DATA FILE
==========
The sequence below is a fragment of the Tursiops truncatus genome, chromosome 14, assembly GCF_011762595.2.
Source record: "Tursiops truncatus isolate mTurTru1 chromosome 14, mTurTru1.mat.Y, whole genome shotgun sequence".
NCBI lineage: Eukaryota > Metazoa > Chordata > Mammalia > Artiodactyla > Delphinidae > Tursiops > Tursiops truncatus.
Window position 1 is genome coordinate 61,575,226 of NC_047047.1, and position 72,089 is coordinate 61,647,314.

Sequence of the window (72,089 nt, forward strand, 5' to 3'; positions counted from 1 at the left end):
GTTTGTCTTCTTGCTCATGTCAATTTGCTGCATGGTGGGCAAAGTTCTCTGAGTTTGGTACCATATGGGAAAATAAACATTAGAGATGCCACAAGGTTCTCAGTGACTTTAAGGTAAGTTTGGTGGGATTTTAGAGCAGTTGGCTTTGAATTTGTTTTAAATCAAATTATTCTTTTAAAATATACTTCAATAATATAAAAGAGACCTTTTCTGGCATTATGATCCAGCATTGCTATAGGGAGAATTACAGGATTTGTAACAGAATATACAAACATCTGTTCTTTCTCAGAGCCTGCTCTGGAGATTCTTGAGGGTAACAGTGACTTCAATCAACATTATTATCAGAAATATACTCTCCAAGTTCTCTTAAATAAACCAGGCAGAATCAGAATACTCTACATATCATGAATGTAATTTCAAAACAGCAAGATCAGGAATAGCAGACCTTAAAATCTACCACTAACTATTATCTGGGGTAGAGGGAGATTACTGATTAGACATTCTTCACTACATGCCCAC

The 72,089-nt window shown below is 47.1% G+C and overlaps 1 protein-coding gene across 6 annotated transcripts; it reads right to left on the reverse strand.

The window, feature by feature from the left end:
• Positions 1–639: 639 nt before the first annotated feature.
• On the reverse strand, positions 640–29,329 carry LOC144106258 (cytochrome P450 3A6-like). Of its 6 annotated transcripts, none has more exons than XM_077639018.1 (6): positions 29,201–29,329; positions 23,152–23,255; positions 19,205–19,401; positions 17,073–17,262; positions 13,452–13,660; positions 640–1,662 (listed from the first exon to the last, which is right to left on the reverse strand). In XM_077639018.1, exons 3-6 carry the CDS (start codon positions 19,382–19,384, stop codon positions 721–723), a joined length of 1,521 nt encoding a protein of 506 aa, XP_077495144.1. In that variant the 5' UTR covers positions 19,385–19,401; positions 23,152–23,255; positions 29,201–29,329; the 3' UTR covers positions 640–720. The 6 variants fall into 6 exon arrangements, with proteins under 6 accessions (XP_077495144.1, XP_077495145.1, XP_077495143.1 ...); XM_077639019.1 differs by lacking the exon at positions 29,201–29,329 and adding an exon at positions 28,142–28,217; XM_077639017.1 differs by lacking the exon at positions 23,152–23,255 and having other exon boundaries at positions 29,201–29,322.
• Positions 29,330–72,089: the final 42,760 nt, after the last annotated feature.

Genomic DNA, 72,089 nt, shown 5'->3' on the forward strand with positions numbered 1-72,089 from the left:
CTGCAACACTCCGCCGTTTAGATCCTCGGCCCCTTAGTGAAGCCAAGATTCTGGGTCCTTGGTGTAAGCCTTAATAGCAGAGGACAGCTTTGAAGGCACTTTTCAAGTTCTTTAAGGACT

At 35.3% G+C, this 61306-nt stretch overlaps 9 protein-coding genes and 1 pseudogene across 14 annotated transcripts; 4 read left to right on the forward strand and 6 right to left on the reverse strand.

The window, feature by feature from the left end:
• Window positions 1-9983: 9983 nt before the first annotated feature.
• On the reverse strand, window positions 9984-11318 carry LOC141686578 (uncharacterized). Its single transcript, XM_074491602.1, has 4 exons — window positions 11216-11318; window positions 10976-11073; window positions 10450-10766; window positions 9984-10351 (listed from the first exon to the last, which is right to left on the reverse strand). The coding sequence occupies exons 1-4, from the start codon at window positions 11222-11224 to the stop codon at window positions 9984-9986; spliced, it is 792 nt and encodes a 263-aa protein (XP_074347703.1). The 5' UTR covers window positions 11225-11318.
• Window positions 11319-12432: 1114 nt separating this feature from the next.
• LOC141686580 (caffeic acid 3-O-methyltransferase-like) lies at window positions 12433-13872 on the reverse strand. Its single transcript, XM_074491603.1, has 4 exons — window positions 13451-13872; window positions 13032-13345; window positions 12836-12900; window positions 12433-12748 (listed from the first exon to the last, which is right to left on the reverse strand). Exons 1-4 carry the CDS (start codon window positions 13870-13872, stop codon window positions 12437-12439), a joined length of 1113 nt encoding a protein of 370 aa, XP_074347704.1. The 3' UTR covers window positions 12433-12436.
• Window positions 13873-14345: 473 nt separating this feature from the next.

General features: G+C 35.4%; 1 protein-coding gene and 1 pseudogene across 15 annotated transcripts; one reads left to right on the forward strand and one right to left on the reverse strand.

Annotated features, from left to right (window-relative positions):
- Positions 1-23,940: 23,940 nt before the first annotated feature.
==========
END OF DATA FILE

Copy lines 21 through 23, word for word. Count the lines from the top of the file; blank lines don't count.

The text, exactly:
General features: G+C 35.4%; 1 protein-coding gene and 1 pseudogene across 15 annotated transcripts; one reads left to right on the forward strand and one right to left on the reverse strand.

Annotated features, from left to right (window-relative positions):
- Positions 1-23,940: 23,940 nt before the first annotated feature.